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Breast cancer patients want a say in treatment options, study shows

A new study, which was a compilation of surveys on women from five different countries, shows that approximately two-thirds of women who are diagnosed with early stage breast cancer want a say when it comes to their treatment, according to Reuters Health.

"I think sometimes clinicians think most patients don't want to participate in decisions, particularly around serious things like cancer, and that's not the finding here or in previous studies," Richard Brown, the lead author of the study and an assistant professor at Virginia Commonwealth University, told the news source.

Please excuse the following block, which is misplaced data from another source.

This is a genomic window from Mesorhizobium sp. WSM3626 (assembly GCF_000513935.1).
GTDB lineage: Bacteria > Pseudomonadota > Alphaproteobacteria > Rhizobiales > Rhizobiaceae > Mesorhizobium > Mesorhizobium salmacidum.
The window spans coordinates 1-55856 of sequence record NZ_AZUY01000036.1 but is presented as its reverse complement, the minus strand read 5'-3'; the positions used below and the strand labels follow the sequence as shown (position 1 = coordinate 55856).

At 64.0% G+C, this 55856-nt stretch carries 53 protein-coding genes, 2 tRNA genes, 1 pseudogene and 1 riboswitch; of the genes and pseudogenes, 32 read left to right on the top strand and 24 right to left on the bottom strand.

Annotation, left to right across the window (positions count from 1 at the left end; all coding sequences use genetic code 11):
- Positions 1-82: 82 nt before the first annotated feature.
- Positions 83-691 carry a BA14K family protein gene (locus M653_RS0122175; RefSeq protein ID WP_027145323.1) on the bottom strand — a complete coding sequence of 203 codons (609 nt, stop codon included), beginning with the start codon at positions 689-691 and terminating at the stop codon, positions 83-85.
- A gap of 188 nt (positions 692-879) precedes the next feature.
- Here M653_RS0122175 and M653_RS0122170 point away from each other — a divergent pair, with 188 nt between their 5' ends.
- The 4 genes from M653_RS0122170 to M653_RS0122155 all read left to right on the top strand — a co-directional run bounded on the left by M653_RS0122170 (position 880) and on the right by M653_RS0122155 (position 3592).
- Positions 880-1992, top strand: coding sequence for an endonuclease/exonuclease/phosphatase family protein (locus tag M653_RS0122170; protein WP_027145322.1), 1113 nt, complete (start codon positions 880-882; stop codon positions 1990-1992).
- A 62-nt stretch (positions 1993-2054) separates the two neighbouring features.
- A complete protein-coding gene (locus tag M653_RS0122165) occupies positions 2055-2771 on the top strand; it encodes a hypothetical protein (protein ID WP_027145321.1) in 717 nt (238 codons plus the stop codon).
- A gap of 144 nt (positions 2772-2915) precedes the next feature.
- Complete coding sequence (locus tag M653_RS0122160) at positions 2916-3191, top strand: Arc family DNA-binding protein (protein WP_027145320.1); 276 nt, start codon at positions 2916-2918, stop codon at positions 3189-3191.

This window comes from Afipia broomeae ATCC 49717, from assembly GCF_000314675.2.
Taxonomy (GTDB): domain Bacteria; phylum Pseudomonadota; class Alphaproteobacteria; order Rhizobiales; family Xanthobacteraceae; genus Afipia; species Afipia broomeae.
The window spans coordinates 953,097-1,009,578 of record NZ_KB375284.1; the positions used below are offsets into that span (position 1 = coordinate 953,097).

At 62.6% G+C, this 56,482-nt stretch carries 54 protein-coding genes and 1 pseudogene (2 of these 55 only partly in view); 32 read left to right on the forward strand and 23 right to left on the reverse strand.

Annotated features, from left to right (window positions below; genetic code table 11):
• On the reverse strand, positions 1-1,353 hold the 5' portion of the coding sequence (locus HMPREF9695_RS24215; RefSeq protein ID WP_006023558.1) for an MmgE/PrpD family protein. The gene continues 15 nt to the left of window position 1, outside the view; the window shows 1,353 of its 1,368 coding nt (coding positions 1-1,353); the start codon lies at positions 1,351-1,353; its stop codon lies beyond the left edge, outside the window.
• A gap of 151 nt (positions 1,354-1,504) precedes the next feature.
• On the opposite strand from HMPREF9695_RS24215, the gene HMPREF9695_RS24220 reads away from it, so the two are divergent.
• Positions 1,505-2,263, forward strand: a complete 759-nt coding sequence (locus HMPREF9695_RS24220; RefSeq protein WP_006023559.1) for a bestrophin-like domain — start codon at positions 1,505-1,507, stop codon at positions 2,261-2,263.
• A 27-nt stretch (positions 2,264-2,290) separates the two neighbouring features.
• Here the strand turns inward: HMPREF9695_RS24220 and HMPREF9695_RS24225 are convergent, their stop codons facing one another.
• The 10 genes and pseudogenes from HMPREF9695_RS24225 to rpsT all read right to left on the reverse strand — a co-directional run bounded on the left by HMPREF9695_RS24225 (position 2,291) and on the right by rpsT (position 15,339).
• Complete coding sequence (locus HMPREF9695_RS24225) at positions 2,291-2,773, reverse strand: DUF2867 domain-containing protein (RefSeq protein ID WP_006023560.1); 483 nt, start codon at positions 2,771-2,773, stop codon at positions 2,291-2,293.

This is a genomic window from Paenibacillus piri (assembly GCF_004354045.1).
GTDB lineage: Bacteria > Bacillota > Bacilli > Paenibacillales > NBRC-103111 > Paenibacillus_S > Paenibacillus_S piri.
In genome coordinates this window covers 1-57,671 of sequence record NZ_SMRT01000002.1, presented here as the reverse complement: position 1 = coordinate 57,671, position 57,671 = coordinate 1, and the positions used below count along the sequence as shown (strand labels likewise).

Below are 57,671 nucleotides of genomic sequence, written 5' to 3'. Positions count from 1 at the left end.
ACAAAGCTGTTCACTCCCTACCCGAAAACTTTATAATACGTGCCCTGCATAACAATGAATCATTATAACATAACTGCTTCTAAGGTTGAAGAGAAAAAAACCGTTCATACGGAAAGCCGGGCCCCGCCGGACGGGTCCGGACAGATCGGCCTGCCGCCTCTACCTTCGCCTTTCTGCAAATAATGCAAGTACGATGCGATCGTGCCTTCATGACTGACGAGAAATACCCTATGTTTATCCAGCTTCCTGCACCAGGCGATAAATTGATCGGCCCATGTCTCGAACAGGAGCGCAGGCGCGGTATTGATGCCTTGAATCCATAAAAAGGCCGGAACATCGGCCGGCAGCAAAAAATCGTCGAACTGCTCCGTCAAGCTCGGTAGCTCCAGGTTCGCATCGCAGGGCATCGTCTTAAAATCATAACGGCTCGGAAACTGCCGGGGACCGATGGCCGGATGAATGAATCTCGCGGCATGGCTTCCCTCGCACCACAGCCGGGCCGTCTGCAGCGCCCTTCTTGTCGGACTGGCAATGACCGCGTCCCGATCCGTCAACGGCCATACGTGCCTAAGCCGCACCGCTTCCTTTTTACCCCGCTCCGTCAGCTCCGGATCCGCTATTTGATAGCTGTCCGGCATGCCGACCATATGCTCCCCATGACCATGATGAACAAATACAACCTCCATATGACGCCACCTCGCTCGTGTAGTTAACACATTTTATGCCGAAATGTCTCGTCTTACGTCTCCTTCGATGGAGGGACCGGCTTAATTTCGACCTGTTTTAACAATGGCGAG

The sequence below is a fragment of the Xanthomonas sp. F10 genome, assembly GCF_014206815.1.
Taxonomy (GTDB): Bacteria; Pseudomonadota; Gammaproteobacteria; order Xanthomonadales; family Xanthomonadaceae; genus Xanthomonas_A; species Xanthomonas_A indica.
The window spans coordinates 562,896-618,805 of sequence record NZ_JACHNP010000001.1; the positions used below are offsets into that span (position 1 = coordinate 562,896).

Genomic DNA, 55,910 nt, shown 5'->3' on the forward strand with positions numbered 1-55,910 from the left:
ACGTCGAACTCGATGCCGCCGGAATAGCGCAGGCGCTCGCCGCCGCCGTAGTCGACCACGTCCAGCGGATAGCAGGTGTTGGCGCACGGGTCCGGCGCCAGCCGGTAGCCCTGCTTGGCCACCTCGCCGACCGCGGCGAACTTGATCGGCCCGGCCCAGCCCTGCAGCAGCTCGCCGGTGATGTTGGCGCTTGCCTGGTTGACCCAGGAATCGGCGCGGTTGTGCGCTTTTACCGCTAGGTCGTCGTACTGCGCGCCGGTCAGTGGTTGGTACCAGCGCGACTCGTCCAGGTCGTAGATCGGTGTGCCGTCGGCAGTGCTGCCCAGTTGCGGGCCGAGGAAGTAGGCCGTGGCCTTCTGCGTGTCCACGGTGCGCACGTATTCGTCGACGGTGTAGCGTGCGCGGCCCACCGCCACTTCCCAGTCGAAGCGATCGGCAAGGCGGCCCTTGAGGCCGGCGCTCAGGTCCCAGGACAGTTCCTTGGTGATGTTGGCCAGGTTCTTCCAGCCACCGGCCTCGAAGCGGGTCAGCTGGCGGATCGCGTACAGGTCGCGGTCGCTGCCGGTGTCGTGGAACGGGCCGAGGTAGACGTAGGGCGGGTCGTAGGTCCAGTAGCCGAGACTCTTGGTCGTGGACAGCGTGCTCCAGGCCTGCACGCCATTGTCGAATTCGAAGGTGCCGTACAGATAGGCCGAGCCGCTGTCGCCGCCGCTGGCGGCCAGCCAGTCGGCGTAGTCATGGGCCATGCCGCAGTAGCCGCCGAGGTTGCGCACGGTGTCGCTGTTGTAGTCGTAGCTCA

There were 683 women who responded, and it was reported that 28 percent of the respondents wanted to delegate the choice, but 46 percent wrote that their doctor eventually made the decision.

According to the American Cancer Society, one in eight women in the U.S. will be diagnosed with breast cancer at some point during her lifetime. Not only is it the second most common form of breast cancer among women behind skin cancer, but it is the second leading cause of cancer-related death among women, following only lung cancer. 
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